Reinvestment risk zero coupon bond




One of the Hazards of Investing in Bonds

C is correct because duration assumes that yields change by the same amount across all maturities.

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A bond is selling for It is estimated that the price will fall to Based on these estimates, the duration of the bond is closest :. The dollar duration of the bond is closest to :. Compared with an otherwise identical amortizing security, a zero-coupon bond will most likely have :. Less reinvestment risk : An amortizing security is exposed to reinvestment risk since it receives periodic payments of both interest and principal that must be reinvested ; while a zero-coupon bond has no reinvestment risk since no cash flows are received that must be reinvested before maturity.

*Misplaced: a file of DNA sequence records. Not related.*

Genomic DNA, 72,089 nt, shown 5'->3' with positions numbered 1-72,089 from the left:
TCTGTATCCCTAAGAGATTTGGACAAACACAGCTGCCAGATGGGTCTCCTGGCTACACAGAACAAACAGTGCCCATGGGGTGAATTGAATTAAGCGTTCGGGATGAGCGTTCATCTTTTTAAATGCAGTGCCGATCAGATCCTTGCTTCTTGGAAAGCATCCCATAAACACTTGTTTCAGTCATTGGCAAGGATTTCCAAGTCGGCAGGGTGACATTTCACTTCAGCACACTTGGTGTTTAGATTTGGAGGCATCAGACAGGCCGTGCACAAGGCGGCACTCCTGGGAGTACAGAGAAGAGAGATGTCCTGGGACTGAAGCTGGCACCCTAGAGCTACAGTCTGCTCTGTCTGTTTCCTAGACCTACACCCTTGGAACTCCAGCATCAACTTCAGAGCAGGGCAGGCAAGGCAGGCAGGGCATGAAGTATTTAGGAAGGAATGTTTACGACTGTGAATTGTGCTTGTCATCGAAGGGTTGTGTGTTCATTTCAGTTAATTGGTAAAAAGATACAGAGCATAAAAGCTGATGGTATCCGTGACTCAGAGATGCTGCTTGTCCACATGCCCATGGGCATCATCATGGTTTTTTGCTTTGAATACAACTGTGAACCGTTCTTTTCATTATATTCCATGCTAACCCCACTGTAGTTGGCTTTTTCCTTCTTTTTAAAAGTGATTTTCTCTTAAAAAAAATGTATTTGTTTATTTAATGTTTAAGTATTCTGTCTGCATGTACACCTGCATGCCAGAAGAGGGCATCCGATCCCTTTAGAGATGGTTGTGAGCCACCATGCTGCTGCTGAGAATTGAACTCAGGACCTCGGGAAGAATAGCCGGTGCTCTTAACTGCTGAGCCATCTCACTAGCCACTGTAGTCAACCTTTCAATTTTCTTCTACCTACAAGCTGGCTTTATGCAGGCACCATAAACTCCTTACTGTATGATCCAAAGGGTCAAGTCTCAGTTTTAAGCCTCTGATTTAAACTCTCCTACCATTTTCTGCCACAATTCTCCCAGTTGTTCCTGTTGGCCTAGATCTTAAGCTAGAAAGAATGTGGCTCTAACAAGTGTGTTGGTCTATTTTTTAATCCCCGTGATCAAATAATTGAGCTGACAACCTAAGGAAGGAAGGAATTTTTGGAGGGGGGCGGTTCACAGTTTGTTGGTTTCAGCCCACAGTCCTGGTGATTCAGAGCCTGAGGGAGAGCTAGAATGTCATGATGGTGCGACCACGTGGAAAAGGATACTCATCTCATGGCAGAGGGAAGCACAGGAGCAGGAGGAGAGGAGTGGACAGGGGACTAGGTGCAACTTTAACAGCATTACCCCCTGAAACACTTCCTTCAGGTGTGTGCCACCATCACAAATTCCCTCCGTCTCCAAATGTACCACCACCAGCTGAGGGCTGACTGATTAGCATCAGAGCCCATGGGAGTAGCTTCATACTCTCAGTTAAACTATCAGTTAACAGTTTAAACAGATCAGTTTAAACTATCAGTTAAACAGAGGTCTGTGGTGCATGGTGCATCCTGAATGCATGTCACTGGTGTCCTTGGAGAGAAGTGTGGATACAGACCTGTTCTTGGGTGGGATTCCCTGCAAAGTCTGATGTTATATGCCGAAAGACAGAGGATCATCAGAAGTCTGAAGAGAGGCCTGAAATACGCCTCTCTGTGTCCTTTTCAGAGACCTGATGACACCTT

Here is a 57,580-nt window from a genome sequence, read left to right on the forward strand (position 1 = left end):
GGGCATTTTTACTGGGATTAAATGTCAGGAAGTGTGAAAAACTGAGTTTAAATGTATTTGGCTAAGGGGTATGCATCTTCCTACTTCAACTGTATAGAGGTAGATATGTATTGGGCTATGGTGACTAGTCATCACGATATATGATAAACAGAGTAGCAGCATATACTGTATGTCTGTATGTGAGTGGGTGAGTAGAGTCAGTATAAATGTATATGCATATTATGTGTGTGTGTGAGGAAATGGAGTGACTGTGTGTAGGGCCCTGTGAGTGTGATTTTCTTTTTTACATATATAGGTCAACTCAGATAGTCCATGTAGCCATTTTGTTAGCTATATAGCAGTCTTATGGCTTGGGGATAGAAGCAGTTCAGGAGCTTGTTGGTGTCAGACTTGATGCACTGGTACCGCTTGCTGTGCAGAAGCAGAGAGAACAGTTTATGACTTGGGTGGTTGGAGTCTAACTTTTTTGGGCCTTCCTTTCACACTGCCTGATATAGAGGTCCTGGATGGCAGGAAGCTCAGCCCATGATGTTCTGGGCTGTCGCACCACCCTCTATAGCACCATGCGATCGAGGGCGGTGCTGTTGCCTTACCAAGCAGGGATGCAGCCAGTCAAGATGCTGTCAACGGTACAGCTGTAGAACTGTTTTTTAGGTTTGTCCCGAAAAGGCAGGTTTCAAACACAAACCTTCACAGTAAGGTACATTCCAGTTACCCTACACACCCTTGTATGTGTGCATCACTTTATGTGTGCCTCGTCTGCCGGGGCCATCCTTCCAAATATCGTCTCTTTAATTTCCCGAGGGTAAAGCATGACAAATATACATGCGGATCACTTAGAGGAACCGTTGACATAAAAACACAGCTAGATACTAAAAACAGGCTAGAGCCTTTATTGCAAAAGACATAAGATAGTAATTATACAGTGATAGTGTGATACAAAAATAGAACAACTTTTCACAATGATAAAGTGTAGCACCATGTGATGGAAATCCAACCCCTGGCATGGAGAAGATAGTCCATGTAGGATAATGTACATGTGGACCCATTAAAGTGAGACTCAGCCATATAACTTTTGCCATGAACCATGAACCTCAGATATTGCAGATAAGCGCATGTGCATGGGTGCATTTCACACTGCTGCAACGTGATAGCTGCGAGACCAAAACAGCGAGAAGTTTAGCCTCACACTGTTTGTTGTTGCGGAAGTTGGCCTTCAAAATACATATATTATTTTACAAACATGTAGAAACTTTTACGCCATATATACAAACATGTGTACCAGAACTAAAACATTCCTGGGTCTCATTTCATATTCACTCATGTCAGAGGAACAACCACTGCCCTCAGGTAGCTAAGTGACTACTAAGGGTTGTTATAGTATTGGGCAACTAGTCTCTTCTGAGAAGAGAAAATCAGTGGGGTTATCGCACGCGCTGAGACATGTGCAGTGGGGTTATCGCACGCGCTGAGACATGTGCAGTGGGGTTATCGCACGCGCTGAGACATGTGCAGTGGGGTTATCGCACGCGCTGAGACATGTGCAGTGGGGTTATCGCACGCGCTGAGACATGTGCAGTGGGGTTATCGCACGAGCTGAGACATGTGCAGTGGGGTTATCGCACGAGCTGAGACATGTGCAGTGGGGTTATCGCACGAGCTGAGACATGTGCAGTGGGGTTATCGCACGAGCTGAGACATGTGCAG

Interest rate risk and reinvestment risk in bond investment

More interest rate risk : Because zero-coupon bonds do not have periodic cash flows, they have higher interest rate risk for a given maturity and a given change in market yields. Two amortizing bonds have the same maturity date and same yield to maturity. The reinvestment risk for an investor holding the bonds to maturity is greatest for the bond that is :. Reinvestment risk refers to the risk that interest rates will decline causing the future income expected from reinvesting coupon payments to decline. The higher the coupon being paid, the greater the reinvestment risk.